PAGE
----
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limit rules of functions

Keywords: 
limit rule
Synonym: 
limit rules of sequences
Type of Math Object: 
Theorem
Major Section: 
Reference
Parent: 
Groups audience: 

Mathematics Subject Classification

26A06 no label found30A99 no label found

Comments

Hi activists,
The new member urscheljd has asked the proof of the Theorem 2 in http://planetmath.org/encyclopedia/LimitRulesOfFunctions.html
Is there someone member who would want to add such a proof in PM?
Regards,
Jussi

Hi activists,
The new member urscheljd has asked the proof of the Theorem 2 in http://planetmath.org/encyclopedia/LimitRulesOfFunctions.html
Is there someone member who would want to add such a proof in PM?
Regards,
Jussi

I'm super busy with classes right now, but in the next week or so I might be able to add a proof, although I think it would be more beneficial to drop the assumption that g be continuous at $a$ and assume only that \lim_{x\rightarrow a}g(x) exists. In this case, we have

\lim_{x\rightarrow x_0}g(f(x))=\lim_{x\rightarrow a}g(x),

which implies the result as currently stated, since in this case

\lim_{x\rightarrow a}g(x)=g(a)=g(\lim_{x\rightarrow x_0}f(x)). Just a suggestion though.

What you have isn't true in general, unfortunately. Consider a function $g(x)$ which isn't continuous at $a$ but that $\lim_{x\to a} g(x)$ exists. Then for $f(x)=a$, $\lim_{x\to x_0} g(f(x))=g(a)\neq \lim_{x\to a} g(x)$.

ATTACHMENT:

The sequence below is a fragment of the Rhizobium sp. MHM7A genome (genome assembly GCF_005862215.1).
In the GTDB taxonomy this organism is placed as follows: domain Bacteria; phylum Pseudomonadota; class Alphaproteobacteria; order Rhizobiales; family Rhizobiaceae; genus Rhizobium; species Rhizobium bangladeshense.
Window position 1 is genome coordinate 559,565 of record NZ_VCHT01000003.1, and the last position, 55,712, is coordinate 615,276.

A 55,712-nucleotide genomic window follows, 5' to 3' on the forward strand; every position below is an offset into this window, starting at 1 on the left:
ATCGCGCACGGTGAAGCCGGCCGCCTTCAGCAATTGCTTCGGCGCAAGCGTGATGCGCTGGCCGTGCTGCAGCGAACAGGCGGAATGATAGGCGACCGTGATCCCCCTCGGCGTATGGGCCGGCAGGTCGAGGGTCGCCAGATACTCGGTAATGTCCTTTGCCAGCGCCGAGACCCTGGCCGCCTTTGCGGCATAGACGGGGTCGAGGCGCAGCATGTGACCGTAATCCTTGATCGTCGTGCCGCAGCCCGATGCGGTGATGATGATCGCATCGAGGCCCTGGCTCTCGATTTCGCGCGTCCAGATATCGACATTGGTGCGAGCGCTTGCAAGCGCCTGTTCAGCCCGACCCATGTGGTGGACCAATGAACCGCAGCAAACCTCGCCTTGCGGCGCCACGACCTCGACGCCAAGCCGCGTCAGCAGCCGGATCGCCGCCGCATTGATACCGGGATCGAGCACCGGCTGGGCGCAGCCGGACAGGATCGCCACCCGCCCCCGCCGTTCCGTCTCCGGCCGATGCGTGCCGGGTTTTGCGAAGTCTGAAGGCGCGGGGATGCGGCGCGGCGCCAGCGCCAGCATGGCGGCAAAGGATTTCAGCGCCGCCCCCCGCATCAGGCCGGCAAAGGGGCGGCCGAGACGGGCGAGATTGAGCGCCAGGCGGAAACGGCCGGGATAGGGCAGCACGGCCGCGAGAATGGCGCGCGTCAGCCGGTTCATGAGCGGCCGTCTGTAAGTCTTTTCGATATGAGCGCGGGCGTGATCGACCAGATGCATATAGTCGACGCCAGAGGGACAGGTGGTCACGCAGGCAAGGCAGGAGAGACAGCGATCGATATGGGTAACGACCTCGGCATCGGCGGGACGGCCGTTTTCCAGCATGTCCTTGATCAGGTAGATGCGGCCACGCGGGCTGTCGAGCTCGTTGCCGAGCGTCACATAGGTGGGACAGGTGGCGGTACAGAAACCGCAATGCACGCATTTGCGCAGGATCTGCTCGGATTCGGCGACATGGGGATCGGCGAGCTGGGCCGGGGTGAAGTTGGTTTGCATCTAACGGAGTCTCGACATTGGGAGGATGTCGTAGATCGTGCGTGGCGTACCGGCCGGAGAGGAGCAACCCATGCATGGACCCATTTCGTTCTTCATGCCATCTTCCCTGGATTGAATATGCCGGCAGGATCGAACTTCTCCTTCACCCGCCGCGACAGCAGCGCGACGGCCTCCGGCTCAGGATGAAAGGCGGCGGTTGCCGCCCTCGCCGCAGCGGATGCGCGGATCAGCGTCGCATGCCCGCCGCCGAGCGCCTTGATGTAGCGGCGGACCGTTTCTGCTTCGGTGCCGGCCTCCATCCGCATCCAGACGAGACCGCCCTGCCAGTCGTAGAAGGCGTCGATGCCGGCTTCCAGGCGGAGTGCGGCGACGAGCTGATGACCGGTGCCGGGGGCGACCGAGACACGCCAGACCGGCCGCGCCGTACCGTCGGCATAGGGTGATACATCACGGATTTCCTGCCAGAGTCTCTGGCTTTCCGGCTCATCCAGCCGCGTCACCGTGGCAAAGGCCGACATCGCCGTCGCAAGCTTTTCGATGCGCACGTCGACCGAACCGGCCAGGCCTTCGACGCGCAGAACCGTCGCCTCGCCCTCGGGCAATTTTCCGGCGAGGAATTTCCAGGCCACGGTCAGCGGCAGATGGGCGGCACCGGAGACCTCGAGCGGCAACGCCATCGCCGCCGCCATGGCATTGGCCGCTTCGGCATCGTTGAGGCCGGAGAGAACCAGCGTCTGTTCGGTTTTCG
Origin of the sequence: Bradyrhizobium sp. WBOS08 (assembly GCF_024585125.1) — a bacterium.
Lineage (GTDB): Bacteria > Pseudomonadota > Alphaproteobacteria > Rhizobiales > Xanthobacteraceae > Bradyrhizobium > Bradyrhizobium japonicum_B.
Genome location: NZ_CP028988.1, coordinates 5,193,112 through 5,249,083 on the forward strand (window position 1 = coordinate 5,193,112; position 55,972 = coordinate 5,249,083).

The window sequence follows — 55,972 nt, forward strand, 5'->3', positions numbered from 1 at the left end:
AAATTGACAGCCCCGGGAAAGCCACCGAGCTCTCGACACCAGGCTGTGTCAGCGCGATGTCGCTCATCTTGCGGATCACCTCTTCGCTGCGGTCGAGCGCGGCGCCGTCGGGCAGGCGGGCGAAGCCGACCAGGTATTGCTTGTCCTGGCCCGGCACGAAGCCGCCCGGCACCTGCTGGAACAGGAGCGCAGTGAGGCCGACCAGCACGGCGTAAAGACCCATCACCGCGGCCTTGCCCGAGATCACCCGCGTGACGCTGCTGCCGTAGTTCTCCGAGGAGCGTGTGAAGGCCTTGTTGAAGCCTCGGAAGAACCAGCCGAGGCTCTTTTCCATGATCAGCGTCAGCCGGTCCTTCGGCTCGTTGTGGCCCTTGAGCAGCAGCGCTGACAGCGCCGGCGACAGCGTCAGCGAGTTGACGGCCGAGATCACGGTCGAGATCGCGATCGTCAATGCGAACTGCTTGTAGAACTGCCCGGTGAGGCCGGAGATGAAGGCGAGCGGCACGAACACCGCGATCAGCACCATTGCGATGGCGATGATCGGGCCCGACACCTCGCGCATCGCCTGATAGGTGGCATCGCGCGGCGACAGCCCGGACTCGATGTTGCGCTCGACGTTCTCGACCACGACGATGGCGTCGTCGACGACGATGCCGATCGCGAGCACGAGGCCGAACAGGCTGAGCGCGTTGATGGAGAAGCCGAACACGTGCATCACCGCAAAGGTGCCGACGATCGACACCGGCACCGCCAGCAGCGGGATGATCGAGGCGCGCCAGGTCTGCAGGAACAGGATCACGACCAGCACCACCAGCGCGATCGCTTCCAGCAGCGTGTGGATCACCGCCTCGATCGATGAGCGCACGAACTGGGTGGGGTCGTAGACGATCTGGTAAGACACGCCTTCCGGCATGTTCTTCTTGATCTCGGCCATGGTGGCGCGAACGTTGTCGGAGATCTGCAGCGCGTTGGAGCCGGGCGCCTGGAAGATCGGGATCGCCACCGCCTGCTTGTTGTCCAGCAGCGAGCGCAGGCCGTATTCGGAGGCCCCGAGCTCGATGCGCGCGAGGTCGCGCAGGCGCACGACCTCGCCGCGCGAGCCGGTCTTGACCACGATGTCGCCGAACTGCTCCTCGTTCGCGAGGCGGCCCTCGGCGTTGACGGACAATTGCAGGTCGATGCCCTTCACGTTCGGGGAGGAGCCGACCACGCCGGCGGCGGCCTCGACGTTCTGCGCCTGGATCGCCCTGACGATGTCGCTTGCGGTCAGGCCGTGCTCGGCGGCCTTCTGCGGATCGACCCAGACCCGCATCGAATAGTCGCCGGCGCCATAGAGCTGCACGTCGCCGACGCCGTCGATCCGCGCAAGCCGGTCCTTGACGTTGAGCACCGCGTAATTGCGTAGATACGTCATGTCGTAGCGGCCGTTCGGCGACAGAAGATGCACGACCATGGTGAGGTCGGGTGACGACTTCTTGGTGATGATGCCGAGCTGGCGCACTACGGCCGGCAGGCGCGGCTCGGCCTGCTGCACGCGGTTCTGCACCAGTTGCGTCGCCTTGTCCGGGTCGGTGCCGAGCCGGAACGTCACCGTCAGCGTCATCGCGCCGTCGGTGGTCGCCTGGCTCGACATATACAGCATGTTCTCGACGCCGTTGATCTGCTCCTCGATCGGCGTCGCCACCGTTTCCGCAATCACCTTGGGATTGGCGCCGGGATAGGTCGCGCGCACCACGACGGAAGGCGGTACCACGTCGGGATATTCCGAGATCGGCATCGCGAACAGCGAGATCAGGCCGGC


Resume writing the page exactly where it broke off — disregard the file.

Continuity of g at x=a is essential.
A\subset{R}---f--->B\subset{R}---g--->R(the reals)
x---------->y=f(x)---------->z=g(y)
A\subset{R}--------gof---------->R
x--------------------------->(gof)(x):=g(f(x))
codomain{f} \subset domain{g} \implies gof is defined.
\lim_{x\to x_0}f(x)=a (possibly not equals to f(x_0))
g *continuos* at y=a \implies \lim_{y\to a}g(y)=g(a),
so g(\lim_{x\to x_0}f(x))=\lim_{f(x)\to a} g(f(x)) =\lim_{x\to x_0}g(f(x)),
since as f(x)\to a then x\to x_0, as limit of f(x) exists at x=x_0 by hypothesis.

It's possible I wasn't quite precise enough. Consider the following: let S, T be subsets of \mathbb{R}, f:S\rightarrow\mathbb{R}, g:T\rightarrow \mathbb{R}R, and f(S)\subset T. Fix a\in S, and assume \lim_{x\rightarrow a}f(x) exists and equals b. Assume further that \lim_{y\rightarrow b}g(y) exists and equals c. Then

\lim_{x\rightarrow a}g(f(x))=c.

Given \epsilon>0, there exists \delta_1>0 such that if y\in T and 0<|y-b|<\delta_1, then |g(y)-b|<\epsilon. Select \delta_2>0 such that for all x\in S with 0<|x-a|<\delta_1, |f(x)-b|<\delta_1. It follows that for all such x, |g(f(x))-b|<\epsilon, so that \lim_{x\rightarrow a}g(f(x))=b.

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